Engineered hardwood has many advantages. Unlike the best cork flooring and the best bamboo flooring, it is real hardwood (cork is made of tree bark, and bamboo is technically a grass!). And unlike solid hardwood, it can go in basements, sunrooms, and even kitchens.

That being said: if you’re looking for more durable or outdoor flooring options, engineered hardwood is not your best bet. It’s not water-resistant and can chip or scratch. 

If you need a more scratch-resistant flooring option, consider an alternative like LVT, concrete flooring that looks like wood, or plain ol’ laminate (and if you’re currently looking up “what is laminate,” we can help with that too). 

Basically, the pros and cons of engineered hardwood are the same as the pros and cons of engineered bamboo… and the pros and cons of any other engineered flooring product, really. 

So whether you’re debating between carpet vs. hardwood, bamboo flooring vs. laminate, or even a tile vs. wood floor, the considerations are always the same. Weigh the cost, weigh the benefits, and consider the durability you’re going to need out of your floor.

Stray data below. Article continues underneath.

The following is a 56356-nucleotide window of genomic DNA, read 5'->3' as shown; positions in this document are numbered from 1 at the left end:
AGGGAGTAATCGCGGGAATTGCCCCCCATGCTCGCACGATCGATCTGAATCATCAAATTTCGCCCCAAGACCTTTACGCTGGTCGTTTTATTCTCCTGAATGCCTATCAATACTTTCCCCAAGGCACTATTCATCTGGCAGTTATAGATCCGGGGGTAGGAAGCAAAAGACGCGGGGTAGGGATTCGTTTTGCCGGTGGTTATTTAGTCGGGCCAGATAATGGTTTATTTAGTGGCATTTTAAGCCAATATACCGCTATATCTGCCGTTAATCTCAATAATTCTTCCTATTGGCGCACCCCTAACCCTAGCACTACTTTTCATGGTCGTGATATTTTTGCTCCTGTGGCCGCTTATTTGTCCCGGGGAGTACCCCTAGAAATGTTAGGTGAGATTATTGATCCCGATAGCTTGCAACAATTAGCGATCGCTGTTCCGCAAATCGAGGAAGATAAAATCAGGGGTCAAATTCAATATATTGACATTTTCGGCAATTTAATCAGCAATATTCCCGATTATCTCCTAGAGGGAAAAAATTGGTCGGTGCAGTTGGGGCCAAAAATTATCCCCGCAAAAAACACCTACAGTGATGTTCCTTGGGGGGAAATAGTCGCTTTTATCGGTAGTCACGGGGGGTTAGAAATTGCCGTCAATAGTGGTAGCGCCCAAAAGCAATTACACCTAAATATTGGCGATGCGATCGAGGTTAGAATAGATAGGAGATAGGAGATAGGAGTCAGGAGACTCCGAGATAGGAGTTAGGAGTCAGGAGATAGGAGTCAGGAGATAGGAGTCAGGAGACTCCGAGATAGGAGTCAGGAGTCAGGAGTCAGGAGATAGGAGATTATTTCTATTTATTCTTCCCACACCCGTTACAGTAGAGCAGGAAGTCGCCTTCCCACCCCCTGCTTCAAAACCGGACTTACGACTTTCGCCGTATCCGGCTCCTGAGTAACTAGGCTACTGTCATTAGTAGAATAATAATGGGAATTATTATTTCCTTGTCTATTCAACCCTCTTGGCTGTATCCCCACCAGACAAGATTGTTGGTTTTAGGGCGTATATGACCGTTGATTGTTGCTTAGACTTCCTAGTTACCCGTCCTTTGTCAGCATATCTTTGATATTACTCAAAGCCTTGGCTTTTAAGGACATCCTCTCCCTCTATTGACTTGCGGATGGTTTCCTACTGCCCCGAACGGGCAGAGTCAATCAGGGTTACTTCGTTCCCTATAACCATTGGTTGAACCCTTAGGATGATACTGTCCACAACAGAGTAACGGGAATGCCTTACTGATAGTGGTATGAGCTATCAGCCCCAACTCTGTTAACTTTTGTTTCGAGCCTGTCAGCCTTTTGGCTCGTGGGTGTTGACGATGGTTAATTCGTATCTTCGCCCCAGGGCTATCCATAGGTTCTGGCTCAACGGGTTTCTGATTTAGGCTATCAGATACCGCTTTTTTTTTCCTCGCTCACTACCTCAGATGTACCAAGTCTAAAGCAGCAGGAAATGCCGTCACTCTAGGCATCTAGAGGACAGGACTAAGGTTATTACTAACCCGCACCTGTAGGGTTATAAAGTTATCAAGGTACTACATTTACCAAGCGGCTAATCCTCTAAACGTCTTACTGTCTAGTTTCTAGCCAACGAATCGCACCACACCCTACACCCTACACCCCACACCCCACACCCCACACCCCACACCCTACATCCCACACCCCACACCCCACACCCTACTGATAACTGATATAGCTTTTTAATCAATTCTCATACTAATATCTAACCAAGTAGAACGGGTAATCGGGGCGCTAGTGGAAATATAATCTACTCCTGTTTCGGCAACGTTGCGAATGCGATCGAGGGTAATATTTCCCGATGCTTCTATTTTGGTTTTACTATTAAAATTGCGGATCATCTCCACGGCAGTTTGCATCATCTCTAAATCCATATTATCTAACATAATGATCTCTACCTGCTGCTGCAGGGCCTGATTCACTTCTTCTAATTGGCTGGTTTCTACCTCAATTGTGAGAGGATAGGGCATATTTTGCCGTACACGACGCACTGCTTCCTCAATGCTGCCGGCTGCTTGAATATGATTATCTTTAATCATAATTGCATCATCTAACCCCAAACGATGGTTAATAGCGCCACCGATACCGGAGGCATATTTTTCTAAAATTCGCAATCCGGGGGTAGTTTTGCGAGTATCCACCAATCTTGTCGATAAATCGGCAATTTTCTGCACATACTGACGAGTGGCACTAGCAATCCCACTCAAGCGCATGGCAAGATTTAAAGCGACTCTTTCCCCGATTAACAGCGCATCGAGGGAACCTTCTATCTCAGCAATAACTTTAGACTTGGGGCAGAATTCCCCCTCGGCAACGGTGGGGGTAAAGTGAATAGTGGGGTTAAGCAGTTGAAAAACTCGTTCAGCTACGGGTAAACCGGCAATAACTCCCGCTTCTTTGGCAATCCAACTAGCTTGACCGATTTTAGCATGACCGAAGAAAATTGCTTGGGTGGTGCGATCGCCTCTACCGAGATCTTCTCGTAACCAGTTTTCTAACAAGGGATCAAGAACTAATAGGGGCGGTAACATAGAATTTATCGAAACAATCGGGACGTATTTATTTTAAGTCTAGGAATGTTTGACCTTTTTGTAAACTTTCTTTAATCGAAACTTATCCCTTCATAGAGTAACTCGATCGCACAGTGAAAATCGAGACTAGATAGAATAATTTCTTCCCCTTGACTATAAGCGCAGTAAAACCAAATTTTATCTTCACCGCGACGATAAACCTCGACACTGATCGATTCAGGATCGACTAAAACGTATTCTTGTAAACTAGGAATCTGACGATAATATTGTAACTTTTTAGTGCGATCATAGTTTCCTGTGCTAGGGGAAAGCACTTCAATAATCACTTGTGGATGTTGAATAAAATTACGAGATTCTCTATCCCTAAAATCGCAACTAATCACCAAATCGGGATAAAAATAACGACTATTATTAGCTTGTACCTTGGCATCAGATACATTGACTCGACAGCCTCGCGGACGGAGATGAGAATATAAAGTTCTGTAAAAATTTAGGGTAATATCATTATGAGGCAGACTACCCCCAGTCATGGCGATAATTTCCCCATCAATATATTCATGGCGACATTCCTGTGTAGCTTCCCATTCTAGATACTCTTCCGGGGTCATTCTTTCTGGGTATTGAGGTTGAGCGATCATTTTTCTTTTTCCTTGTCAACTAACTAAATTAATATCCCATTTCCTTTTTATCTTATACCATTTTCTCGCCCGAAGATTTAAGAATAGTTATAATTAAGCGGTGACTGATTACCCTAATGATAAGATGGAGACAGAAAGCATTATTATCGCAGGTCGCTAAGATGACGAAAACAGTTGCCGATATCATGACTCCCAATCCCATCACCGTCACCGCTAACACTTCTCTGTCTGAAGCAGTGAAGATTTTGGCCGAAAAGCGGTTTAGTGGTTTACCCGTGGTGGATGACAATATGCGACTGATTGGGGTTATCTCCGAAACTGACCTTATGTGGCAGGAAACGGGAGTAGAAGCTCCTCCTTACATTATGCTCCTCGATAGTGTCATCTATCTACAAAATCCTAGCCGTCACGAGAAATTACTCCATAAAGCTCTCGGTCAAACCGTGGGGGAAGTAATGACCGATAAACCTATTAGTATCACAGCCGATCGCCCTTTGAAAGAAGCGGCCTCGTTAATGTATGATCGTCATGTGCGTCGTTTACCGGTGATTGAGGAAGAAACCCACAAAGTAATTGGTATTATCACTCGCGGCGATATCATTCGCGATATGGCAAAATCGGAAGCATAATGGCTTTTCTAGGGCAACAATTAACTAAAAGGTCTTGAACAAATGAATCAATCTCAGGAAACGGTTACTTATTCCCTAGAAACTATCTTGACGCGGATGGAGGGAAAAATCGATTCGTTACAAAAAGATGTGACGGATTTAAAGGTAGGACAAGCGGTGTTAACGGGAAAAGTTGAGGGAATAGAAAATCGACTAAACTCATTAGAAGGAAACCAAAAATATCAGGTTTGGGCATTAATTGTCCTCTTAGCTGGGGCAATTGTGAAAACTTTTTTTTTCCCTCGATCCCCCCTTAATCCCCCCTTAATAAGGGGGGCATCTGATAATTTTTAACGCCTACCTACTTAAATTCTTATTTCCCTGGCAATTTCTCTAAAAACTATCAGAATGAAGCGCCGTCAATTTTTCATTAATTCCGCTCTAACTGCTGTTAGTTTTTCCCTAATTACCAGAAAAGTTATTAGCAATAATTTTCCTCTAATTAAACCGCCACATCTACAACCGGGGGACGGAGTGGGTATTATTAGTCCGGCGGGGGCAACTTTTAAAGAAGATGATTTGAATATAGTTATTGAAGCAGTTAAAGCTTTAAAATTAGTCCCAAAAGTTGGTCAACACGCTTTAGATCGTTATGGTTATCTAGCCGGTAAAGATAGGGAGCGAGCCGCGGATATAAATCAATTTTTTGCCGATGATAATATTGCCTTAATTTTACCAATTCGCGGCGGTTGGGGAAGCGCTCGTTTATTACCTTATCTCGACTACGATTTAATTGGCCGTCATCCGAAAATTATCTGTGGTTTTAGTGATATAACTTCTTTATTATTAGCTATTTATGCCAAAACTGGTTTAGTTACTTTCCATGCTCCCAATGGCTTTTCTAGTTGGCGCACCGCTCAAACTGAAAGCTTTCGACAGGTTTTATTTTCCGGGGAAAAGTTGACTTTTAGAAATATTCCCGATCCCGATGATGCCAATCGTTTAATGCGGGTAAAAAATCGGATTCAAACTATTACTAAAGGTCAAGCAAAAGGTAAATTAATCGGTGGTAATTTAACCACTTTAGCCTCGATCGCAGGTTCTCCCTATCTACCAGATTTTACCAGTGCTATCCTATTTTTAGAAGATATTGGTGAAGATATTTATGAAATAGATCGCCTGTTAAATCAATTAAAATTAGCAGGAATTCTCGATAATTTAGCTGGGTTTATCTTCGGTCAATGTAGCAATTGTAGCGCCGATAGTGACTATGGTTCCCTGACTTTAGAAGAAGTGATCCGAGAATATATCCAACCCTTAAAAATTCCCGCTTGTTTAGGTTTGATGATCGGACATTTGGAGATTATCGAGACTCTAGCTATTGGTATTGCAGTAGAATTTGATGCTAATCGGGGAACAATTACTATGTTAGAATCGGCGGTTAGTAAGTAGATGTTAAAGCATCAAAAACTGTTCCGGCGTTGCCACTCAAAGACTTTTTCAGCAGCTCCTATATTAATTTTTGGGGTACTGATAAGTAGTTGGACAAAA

Pro Tip: Talk to a Professional Before You Start Your Project

With that in mind: whether you opt for a DIY renovation or a professional job, you should always consult a professional flooring expert before starting your project.

A flooring expert won’t just give you a better idea of the average cost to install engineered hardwood floors in your area—they’ll also be able to clue you in on all the pricing info you need to know, from the cost to replace carpet with hardwood to the cost of heating wood floors to… well, basically anything having to do with hardwood. 

So don’t be shy! Expert help is the best help, after all.

Ready to get started? Find a flooring store near you. And for more information on flooring, check out:

About The Author

Kelly Pitts

Kelly is a freelance lifestyle and wellness writer. Her guilty pleasures are coffee and celebrity gossip. When she’s not hard at work creating content, you can find her traveling the world, being a crazy fish mom, and cooking vegan food.